A new lawsuit Christian Louboutin filed last week accuses Vinci Leather of infringing upon the luxury label’s famous shoe designs.
The French footwear maker’s 27-page complaint filed with the U.S. Southern District Court of New York claims the three-store fashion brand which also sells online rips off Louboutin’s distinctive red sole. It also claims Vinci knocks off its shark-teeth-like outsole design called “Loubishark” and sneakers with spikes on the toe box and heels.
“Spikes have become a mainstay of the Christian Louboutin shoe brand, and have adorned the feet of celebrities such as Elton John and Idris Elba,” according to the complaint. “The overall appearance and particular combination of elements of the Spiked Sneakers make them distinctive, consisting of footwear articles wherein conically shaped spikes are applied to the toe bed covering substantially the entire toe bed area, with the spikes positioned in rows and columns forming a substantially regularly spaced spike pattern.”
Christian Louboutin is suing on five counts, led by federal trademark infringement, federal trade dress infringement, unfair competition, both federally and under New York common law, violation of state Deceptive and Unfair Trade Practices Act and federal design patent infringement.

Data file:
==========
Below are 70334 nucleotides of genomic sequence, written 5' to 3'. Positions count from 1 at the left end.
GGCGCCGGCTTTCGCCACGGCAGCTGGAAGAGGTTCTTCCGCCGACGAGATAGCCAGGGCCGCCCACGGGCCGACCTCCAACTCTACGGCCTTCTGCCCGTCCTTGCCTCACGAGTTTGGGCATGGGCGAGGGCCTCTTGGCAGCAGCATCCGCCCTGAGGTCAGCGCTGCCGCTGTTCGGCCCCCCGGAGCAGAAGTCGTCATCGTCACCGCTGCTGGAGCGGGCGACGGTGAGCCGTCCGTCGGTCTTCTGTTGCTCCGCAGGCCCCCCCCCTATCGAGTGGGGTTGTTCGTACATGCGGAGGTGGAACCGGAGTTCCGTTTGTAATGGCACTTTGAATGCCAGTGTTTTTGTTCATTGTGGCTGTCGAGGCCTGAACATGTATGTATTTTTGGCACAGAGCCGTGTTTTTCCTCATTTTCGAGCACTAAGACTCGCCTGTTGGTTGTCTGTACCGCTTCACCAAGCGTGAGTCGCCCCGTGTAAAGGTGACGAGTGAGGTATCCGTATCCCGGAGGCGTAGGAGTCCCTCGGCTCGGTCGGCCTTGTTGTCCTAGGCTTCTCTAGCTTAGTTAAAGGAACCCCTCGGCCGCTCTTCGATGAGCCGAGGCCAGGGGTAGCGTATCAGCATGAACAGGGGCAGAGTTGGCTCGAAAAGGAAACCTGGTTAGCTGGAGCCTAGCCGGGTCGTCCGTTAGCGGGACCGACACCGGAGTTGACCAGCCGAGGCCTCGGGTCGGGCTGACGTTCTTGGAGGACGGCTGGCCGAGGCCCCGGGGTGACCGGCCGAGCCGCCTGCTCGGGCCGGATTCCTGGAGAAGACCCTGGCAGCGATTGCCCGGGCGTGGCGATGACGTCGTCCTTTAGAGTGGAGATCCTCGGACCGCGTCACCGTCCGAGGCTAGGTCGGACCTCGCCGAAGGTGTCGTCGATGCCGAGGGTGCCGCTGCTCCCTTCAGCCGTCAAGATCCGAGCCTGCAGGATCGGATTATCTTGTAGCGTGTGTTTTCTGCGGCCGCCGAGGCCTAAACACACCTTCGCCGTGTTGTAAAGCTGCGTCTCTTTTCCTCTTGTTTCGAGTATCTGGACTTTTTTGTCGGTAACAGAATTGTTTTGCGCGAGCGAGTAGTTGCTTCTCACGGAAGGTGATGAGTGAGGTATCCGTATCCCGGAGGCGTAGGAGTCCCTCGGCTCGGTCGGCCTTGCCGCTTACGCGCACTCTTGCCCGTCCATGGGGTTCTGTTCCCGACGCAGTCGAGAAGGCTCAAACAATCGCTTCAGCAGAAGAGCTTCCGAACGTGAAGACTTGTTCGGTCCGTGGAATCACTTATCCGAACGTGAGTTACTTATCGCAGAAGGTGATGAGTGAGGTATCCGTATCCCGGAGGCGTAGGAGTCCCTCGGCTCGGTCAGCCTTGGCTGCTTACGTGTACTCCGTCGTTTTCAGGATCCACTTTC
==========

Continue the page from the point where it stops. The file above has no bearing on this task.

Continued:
Christian Louboutin’s legal counsel claims that Vinci Leather did not respond to requests issued in October 2022, but removed specifically noted items—including the Musumusu, Zibo, and Efes shoes believed to be the trademark offenders—off the shelves.
Vinci Leather continued to violate Christian Louboutin’s trademark, this time co-opting its most valued red-soled design with its Musumusu, Ege and Maple styles, according to the complaint. A new cease-and-desist letter again went unanswered but resulted in the Ege and Maple shoes being removed from Vinci’s website and storefronts in Virginia and Maryland, according to the plaintiff.
On Dec. 15, the French firm realized Vinci had started selling offending items on its website again.
“By virtue of Defendant’s use of an essentially identical design, potential purchasers will assume, incorrectly, that the Infringing Shoes are Plaintiff’s,” the complaint reads.
Christian Louboutin has successfully defended its red sole patent in the past. The Court Justice of the European Union decided that Louboutin’s 2010 patent did indeed cover the color of the sole in a ruling against Dutch shoe-seller Van Haren. The 2018 decision was held up on appeal by a District Court ruling in The Hague eight months later, ruling against Van Haren, which had argued that Louboutin’s patent applied to the shape of the sole, and not the color.
In 2021, Christian Louboutin went after Amazon, claiming some of its vendors infringe on the red sole trademark only to see the CJEU rule that a seller like the e-commerce titan cannot be held “directly liable” for third-party sales on its marketplace.
Vinci Leather has three retail store locations in Washington, D.C. metro area, including two Virginia shops in Pentagon City Mall and Tyson’s Corner Center, and one at Bethesda’s Westfield Montgomery Mall in Maryland. It sells men’s and women’s footwear, including boots, sandals, heels and sneakers, as well as leather belts and jackets and women’s handbags.
Vinci Leather did not immediately respond to Sourcing Journal requests for comment.